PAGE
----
WASHINGTON (Reuters) - A U.S. government-sponsored report offered a strong endorsement for expanding liquefied natural gas exports on Wednesday, saying that shipping the nation's surplus gas abroad would clearly help the overall economy even though it will cause domestic energy prices to rise.
The report, which offers the Obama administration a basis for possibly approving more gas export projects, examined the impact of LNG exports in 63 scenarios and found exports to be positive for the economy under each of the conditions.
"Moreover, for every one of the market scenarios examined, net economic benefits increased as the level of LNG exports increased," said the NERA Economic Consulting study, commissioned by the Energy Department.
The Obama administration has wrestled with how to manage the nation's newfound shale gas for more than a year, putting export project approvals on hold pending the release of the economic report.
During that time, LNG exports have become an increasingly hot-button issue, pitting manufacturers concerned that exports will raise prices against gas drillers, which argue that exports are necessary to keep production going strongly.
Lawmakers and industry leaders had been eagerly awaiting the report, which is expected to help shape the administration's response to more than a dozen proposed export projects.
But the report is still far from the end of the road for the government's review process.
The department is now setting aside more than two months to gather public input on the report.
Following the end of the comment period, the department said it would begin to make decisions on the 15 queued applications on a case-by-case basis.
Despite the high profile nature of the economic report, the administration has stressed it will be only one of the factors the department considers as it moves ahead with its review process. Various groups, for manufacturers to environmentalists, have attempted to make their views heard.
While gas exports would have a positive effect on the economy overall, selling gas to foreign countries will raise prices for consumers, the report said.
"Households will be negatively affected by having to pay higher prices for the natural gas they use for heating and cooking," the study found.
In addition, industries that rely on natural gas heavily will face rises in their business costs, "which will adversely impact their competitive position in a global market."
Teri Viswanath, an analyst at BNP Paribas, said futures prices for 2015 delivery had risen as much as 14 cents per million British thermal units following the release of the report, as the market factored in possible expanded exports.
"There's not going to be a large price impact, but it's another source of demand growth for gas," she said.
Leading U.S. lawmakers challenging gas exports honed in on the report's findings that prices would rise.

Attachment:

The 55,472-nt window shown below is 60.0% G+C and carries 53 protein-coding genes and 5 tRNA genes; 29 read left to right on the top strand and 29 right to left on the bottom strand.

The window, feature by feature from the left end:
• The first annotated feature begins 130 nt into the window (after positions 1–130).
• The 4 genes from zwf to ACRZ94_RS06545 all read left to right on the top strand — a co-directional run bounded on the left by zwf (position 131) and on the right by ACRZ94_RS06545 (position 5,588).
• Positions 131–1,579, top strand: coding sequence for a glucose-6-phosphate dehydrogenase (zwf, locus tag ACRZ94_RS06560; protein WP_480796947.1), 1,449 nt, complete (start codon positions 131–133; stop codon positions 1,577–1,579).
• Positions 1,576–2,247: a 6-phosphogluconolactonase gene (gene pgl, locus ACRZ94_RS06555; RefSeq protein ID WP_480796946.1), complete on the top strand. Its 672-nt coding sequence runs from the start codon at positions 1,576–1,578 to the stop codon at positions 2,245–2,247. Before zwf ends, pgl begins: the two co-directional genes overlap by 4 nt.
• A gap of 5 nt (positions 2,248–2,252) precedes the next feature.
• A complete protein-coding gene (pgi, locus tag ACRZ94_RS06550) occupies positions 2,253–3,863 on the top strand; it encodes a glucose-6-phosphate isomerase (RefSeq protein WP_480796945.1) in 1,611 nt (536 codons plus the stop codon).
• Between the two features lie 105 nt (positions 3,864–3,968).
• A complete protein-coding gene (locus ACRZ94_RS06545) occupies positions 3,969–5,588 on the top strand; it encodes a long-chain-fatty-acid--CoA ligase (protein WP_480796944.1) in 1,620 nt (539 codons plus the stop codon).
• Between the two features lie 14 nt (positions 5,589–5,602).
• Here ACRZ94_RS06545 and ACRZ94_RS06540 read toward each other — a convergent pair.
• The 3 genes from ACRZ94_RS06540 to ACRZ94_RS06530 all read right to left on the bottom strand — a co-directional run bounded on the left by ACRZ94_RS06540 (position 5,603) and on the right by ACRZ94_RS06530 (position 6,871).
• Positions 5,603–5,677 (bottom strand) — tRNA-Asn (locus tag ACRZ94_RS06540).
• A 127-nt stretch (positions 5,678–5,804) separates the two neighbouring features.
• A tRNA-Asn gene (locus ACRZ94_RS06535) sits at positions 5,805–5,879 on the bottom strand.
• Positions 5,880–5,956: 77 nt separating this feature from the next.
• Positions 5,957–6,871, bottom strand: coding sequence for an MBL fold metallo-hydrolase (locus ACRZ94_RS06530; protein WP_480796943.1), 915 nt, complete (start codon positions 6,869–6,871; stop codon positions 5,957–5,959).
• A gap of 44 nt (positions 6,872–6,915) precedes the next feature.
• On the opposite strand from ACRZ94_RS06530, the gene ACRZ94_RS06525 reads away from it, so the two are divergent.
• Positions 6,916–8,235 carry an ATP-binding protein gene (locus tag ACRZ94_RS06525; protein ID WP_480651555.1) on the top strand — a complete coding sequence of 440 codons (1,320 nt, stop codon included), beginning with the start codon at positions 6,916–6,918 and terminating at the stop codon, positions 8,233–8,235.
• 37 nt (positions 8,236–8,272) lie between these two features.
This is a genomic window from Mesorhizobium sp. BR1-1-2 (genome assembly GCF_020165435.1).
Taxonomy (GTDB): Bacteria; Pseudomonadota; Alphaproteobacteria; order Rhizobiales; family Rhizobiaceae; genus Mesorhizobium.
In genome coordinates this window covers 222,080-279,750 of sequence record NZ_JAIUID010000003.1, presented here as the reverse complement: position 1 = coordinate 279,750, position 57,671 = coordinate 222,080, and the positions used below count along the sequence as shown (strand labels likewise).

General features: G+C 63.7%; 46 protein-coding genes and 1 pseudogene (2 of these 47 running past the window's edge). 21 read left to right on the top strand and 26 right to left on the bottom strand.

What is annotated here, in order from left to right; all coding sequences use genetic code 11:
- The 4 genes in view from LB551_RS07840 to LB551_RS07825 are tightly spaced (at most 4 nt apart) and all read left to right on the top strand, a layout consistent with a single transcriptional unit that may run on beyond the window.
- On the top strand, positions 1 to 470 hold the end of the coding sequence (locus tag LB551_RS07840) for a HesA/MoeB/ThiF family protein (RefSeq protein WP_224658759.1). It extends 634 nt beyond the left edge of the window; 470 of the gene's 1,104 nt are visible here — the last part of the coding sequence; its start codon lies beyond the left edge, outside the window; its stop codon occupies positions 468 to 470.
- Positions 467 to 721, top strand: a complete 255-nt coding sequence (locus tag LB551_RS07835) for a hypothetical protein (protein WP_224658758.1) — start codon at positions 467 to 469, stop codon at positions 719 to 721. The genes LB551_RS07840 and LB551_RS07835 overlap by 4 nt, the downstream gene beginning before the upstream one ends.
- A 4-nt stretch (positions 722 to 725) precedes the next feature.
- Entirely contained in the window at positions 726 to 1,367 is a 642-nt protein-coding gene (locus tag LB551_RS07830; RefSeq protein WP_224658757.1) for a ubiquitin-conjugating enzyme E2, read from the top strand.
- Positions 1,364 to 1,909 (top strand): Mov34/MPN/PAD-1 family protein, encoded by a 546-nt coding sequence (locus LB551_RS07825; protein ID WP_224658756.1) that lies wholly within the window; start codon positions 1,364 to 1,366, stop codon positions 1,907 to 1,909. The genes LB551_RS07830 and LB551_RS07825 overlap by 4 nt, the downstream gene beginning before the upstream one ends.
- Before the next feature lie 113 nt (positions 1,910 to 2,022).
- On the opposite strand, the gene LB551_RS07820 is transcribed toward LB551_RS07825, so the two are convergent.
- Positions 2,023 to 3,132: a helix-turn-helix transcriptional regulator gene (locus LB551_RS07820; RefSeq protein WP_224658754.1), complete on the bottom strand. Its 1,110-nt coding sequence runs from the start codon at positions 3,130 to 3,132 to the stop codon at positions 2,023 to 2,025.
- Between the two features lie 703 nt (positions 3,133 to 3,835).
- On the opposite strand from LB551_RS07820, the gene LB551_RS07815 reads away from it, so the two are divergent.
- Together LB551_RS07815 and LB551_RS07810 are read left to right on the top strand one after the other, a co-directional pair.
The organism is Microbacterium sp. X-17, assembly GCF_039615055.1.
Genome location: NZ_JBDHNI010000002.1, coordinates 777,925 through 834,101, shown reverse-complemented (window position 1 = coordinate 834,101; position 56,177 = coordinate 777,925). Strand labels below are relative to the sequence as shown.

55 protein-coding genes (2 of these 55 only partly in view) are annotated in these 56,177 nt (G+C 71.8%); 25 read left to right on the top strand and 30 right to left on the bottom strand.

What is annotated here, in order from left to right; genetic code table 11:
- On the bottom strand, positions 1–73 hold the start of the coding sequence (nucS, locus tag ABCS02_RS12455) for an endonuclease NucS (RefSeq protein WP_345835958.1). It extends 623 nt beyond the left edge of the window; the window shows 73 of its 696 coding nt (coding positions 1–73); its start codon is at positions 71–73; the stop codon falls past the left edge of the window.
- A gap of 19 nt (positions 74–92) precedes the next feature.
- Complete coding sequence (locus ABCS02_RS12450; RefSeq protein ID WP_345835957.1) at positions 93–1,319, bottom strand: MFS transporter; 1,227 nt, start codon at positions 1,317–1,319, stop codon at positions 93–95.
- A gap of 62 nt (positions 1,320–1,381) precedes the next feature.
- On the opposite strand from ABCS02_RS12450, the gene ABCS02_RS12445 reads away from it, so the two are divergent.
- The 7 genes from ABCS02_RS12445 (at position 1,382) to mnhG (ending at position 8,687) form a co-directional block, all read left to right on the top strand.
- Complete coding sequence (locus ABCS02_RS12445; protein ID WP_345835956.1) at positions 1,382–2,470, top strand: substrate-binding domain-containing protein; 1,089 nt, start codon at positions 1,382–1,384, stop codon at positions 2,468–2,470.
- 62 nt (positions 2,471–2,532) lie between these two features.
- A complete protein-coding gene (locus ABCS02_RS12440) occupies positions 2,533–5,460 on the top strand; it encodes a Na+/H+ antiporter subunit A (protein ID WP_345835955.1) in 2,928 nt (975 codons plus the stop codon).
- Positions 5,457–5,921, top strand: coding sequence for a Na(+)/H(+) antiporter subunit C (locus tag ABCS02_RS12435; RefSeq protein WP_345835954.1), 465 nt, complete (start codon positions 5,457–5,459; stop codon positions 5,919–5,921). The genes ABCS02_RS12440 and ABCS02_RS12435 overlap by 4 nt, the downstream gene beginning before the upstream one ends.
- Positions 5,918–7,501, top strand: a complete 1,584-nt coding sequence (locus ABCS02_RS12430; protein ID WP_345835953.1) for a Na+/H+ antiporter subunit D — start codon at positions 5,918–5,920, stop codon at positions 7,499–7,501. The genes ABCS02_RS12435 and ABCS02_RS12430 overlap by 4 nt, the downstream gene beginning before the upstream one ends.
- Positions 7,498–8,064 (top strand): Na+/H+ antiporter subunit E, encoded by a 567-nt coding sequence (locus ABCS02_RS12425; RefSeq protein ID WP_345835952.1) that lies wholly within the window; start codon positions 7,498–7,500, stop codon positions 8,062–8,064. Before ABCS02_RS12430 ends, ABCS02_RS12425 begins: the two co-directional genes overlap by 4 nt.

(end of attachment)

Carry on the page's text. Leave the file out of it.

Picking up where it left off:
Senator Ron Wyden, an Oregon Democrat and the incoming chairman of the Senate energy committee, said the finding confirmed his concerns about allowing more gas exports.
Wyden, along with Congressman Edward Markey in the House of Representatives, has led the charge in Congress calling for a pause in gas exports until the implications of sending gas abroad could be fully studied.
"Regardless of this study's conclusions, Senator Wyden will continue calling on the Energy Department to ensure that unfettered natural gas exports don't harm U.S. consumers and manufacturers," Wyden's office said in a statement.
Although energy costs will rise for some households, the report said the increase in export revenues would offset this and lead to increase real income for U.S. households.
Markey, the top Democrat on the House Natural Resources committee, expressed concerns that the report may be underestimating the negative impacts on American workers and manufacturing because the analysis is based on "old data that may understate industrial demand by 30 percent."
COMPANIES SEEK APPROVAL
Recent drilling innovations have unlocked vast shale oil and gas reserves, placing the United States in a position to be a major exporter. Several years ago the United States was thought likely to be more and dependent on foreign gas.
Companies such as Dominion (D.N), Sempra (SRE.N) and Exxon Mobil (XOM.N) have now lined up to get permission to sell the country's cheap abundant natural gas overseas, where it can fetch much higher prices.
The Energy Department's authorization is needed to export natural gas to all but a handful of countries with free trade agreements.
Following its first and only approval a gas export terminal, Cheniere's (LNG.A) Sabine Pass, the Energy Department said it would hold off on making any more decisions on projects while it commissioned this study to help guide the review.
U.S. Senator Lisa Murkowski, the top Republican on the Senate energy committee, said it may be time to revisit the department's review process for exports.
"The conclusions in this report on the benefits to the economy should inform the DOE approval process regarding exports," Murkowski said.
(Additional reporting by Roberta Rampton, Joe Silha, Edward McAllister; Editing by Bernard Orr, Dale Hudson and Marguerita Choy)
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